Lately, potential customers from all over the world are complaining about the severe shortage of fuel cell buses. However, automakers have only themselves to blame. The few clean buses that have made it onto the market are either hybrid or all-electric. It is a rare specimen that runs on fuel cells.
And if a customer gets lucky, the delivery time is extensive. With each passing day, the bus industry’s years-long failure to rise to demand is becoming increasingly evident, missing opportunity after opportunity to get on track. Apparently, though, bus makers now seem to have their engines running.
Most manufacturers do not even have a fuel cell model concept yet. And those finally taking a closer look at hydrogen and fuel cell technology have little to no manufacturing capacity to produce vehicles. This deficit stands in stark contrast to the huge demand for fuel cell buses, which could not only help big cities meet environmental targets but also have few range limitations.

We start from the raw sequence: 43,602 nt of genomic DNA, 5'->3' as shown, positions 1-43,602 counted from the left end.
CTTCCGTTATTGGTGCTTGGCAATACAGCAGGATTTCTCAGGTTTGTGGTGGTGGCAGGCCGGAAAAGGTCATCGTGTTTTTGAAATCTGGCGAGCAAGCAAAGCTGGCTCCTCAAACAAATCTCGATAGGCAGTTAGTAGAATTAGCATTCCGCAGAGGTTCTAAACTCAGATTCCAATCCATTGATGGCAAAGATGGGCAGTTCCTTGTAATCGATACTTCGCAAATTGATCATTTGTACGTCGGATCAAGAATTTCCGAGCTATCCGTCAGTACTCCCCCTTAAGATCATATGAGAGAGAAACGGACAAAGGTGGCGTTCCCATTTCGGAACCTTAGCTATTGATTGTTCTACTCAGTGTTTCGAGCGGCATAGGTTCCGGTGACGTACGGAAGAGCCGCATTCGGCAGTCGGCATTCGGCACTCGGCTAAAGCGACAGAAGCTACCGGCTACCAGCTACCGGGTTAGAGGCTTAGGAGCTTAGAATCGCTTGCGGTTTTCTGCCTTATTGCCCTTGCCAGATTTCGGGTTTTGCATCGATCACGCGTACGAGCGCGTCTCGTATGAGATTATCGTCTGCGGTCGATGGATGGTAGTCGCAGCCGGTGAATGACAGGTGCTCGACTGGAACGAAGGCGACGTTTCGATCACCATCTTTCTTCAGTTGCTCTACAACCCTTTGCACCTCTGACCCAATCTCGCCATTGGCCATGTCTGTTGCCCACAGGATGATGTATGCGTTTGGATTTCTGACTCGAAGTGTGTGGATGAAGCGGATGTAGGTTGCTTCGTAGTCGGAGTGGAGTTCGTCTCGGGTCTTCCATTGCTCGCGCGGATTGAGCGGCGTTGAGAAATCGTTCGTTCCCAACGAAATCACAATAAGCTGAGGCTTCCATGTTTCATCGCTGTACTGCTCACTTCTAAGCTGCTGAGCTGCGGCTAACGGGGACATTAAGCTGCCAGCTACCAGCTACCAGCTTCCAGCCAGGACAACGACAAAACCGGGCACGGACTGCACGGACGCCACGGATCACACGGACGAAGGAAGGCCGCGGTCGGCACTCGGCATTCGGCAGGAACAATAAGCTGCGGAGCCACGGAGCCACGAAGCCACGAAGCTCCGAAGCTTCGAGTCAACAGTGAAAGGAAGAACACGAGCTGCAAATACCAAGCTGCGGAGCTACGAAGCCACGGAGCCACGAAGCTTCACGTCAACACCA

Rome is a prime example. In February, mass transit company ATAC invited bids for five fuel cell buses as part of the European 3Emotion project. Not one bus manufacturer showed an interest in the project. The official city gazette said there were “no bids and no applications to participate.” This was the second time Italy’s capital failed to attract proposals for fuel cell buses. The first was in January 2019, when it requested vehicles and a fueling station. Despite the budget expanding to EUR 4 million, a fifty-fifty split between the European Union and the regional government, Rome’s efforts failed utterly.
Daimler’s manufacturing capacity drops to 50 percent
Many consider Mercedes-Benz the go-to manufacturer for fuel cell buses in Germany, since the company started designing a fuel cell bus called NeBus (new electric bus) two decades ago. Since then, it has participated in many publicly funded showcase projects. However, not a single vehicle was marketed.
read more in H2-international August 2020